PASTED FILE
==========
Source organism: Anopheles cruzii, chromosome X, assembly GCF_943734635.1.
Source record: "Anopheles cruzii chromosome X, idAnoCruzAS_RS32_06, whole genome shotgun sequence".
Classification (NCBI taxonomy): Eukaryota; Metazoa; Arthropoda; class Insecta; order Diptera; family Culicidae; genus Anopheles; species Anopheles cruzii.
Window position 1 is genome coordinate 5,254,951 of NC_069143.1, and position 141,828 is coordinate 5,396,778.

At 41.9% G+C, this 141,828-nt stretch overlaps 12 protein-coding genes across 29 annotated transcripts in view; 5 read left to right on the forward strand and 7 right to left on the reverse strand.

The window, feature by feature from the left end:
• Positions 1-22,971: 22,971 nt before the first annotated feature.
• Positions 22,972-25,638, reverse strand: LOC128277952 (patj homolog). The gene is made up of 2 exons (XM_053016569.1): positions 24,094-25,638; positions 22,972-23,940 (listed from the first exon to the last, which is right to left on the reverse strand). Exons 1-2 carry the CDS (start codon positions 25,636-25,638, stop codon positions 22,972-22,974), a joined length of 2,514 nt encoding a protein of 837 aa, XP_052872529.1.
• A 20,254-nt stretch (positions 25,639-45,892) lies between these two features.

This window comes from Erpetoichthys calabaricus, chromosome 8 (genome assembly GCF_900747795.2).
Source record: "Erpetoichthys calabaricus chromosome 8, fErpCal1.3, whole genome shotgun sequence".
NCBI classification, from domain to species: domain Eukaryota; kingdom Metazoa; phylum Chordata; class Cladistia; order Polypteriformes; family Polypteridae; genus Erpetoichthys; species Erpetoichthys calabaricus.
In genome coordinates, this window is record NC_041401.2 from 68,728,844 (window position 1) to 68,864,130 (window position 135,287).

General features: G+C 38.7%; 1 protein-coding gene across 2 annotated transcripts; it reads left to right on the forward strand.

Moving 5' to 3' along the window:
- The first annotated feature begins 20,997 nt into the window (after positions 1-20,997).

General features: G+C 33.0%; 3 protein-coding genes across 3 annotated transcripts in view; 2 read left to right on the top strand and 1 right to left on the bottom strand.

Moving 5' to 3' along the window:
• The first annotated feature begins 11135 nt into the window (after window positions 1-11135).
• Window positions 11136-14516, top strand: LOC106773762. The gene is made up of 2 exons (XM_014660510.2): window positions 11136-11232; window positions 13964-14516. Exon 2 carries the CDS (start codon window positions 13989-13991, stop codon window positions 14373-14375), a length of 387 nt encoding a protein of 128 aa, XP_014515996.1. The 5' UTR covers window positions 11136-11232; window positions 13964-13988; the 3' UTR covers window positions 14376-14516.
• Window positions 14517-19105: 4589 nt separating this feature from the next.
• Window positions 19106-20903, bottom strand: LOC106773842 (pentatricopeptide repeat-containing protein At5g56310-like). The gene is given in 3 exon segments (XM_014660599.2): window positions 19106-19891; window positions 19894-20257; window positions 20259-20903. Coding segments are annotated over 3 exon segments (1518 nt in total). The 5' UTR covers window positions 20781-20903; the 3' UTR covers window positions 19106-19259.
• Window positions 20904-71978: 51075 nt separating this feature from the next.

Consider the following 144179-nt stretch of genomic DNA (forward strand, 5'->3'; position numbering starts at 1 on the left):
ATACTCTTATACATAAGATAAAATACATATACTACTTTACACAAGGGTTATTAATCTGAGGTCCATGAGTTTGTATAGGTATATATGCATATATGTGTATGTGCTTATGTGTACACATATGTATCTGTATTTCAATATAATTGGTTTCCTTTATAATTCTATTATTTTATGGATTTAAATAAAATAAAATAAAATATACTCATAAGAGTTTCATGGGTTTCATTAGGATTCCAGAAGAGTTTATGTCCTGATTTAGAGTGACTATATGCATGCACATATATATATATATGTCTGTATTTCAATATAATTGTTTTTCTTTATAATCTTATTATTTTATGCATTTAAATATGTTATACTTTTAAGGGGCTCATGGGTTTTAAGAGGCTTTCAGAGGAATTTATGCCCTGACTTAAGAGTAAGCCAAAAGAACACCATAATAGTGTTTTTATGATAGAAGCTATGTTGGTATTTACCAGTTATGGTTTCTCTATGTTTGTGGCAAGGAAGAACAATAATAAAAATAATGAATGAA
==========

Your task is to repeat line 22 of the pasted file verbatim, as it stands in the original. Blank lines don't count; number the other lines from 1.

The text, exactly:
• Window positions 19106-20903, bottom strand: LOC106773842 (pentatricopeptide repeat-containing protein At5g56310-like). The gene is given in 3 exon segments (XM_014660599.2): window positions 19106-19891; window positions 19894-20257; window positions 20259-20903. Coding segments are annotated over 3 exon segments (1518 nt in total). The 5' UTR covers window positions 20781-20903; the 3' UTR covers window positions 19106-19259.